Written by Joe Stanley, Head of Training and Partnerships, GWCT Allerton Project
3 Minute Read
The GWCT welcomes the scale and scope of Henry Dimbleby’s National Food Strategy – there can be no doubt that our diets, the way in which we produce our food and its impact on the environment are all inextricably linked and for too long all have been left almost entirely to the unloving care of the free markets, which place far too little value on good diets, sustainable farming practices and thriving, biodiverse ecosystems.
For thirty years the GWCT’s Allerton Project – a working demonstration farm in Loddington, Leicestershire - has been at the forefront of research into optimising nature-friendly farming systems alongside productive agricultural food production, and we were delighted to host Mr Dimbleby during the course of his deliberations. As such, we are pleased to see many of the recommendations in Part Two of his strategy. On those specifically relating to land use, we agree that at a time of unprecedented change for the industry, farmers require some certainty above all else, and therefore welcome the call to guarantee the budget for agricultural payments until at least 2029. Farming operates to very long timescales, and such a guarantee will enable farmers to invest in nature friendly farming with confidence in the coming years through ELM and other schemes as direct payments are withdrawn.
We also welcome the recommendations on trade; it’s self-evident that government cannot ask British farmers to operate to ever-higher levels of environmental, welfare and ethical standards without setting similar expectations of food to be imported from abroad. This would do nothing except undercut our world-leading production standards at home and create a two-tier food system that would risk not only driving high-quality domestic production to the wall but also merely offshoring our environmental footprint abroad and reward environmentally destructive practices beyond our shores.
We broadly welcome a review into our national land use framework; as a nation, we need to take stock of national priorities and factor both climate and biodiversity into our thinking in a way that has not previously been the case. It’s doubtless true that there is room for an optimisation of how we use our land, but we would caution against too broad-brush an approach in categorising entire landscapes as unsuitable for food production or suitable only for reforestation in an attempt to sequester carbon. It must be considered that some of our least productive farmland is also home to some of our most delicate, highly biodiverse ecosystems which have evolved in symbiosis with current land use practices: when it comes to natural regeneration or afforestation, it must very much be a case of the right tree in the right place rather than focussing on the narrow metric of calories produced/hectare, or we risk losing more than we gain. It must also be remembered that there is huge potential to store carbon and restore biodiversity in even the most productive farmed landscapes.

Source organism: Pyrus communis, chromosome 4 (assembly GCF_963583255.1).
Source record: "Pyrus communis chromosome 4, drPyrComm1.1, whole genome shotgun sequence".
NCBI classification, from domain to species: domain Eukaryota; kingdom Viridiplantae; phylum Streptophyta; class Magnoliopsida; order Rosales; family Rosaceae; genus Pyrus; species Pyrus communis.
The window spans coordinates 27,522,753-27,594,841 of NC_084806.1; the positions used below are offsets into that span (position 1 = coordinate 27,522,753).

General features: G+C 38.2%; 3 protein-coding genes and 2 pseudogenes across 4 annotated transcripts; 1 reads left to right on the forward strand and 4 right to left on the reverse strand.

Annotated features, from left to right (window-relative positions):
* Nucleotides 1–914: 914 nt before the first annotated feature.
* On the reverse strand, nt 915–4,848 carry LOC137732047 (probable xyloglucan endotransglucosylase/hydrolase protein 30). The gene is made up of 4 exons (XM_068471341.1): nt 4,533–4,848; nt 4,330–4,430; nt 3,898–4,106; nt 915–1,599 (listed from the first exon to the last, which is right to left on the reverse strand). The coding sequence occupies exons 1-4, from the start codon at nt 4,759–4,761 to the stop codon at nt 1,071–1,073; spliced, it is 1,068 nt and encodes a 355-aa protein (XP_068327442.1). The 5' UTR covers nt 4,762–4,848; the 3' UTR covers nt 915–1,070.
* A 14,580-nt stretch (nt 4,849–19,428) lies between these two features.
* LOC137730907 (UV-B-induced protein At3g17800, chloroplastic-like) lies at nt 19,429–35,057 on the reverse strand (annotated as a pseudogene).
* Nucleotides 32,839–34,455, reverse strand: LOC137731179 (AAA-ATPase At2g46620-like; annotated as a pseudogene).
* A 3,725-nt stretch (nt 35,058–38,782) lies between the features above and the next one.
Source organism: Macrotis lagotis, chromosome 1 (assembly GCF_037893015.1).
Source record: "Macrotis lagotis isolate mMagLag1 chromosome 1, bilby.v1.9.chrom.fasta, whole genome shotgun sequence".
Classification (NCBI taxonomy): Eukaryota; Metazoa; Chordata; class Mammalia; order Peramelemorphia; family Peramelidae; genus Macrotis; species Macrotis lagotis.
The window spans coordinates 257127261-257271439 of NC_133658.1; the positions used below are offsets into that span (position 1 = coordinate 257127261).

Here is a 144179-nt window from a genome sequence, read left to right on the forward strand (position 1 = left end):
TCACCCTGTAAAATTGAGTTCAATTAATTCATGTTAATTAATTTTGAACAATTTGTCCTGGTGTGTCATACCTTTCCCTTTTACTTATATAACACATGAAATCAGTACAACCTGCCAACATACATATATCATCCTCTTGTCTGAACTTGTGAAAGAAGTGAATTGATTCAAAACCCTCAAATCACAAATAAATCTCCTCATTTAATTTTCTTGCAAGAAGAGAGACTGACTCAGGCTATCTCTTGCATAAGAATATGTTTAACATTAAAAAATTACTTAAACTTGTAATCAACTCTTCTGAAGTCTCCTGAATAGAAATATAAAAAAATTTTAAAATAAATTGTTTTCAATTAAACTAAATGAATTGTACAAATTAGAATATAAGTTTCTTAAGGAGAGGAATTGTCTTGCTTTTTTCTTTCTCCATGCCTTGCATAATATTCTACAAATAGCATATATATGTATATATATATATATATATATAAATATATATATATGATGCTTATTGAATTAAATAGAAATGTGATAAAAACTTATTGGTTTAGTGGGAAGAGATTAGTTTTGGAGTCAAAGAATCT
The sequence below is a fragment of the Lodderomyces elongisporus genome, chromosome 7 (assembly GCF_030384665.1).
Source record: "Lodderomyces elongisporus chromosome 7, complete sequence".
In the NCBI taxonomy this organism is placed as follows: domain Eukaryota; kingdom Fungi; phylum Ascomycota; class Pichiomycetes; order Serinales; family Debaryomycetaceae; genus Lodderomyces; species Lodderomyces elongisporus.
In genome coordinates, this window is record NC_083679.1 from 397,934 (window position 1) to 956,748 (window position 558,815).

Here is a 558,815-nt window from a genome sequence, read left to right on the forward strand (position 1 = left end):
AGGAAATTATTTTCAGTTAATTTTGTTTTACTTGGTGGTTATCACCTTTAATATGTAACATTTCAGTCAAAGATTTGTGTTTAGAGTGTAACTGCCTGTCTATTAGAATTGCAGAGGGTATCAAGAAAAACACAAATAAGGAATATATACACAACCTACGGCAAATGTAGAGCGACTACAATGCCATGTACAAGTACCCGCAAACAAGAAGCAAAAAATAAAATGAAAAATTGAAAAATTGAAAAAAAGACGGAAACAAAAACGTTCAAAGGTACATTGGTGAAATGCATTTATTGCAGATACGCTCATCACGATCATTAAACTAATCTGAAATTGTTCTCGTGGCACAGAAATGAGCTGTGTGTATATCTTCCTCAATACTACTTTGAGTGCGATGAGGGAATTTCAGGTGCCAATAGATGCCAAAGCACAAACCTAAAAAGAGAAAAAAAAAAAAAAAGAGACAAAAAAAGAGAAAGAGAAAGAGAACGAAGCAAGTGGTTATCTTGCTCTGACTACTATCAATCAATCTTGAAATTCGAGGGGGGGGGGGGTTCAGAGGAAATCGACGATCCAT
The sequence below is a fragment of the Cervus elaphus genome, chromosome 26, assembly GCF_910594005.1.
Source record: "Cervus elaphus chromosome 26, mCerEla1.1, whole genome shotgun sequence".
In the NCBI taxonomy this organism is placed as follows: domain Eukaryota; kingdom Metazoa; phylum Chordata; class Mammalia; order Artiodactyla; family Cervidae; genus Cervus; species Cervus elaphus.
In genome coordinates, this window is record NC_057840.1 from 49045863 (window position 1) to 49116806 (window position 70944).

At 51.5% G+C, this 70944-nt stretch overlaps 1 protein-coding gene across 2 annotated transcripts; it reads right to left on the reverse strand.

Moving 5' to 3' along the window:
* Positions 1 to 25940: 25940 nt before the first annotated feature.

Finally, we welcome the report’s acknowledgement that grazed livestock are a vital element to both healthy soils and, in many cases, healthy ecosystems, and also that here in the UK we produce some of the most climate-friendly meat and dairy in the world. As the report points out, there is still much that can be done to further improve our production techniques – such as research and investment into methane-reducing feed additives – but we would sound a note of caution over an arbitrary target to reduce meat consumption. What we know is that we need more livestock in our farming system in a return to more traditional mixed landscapes, and that meat and dairy are an essential part of a healthy diet. Our focus should be on reducing our consumption of unsustainably produced meat produced in the ashes of the world’s rainforests or through the unsustainable overuse of antibiotics while promoting ourselves as world-leaders in the production of healthy, climate-friendly meat and dairy.
Henry Dimbleby’s Food Strategy is an ambitious, nuanced and provocative document that deserves a wide audience. We hope it will be carefully studied by government.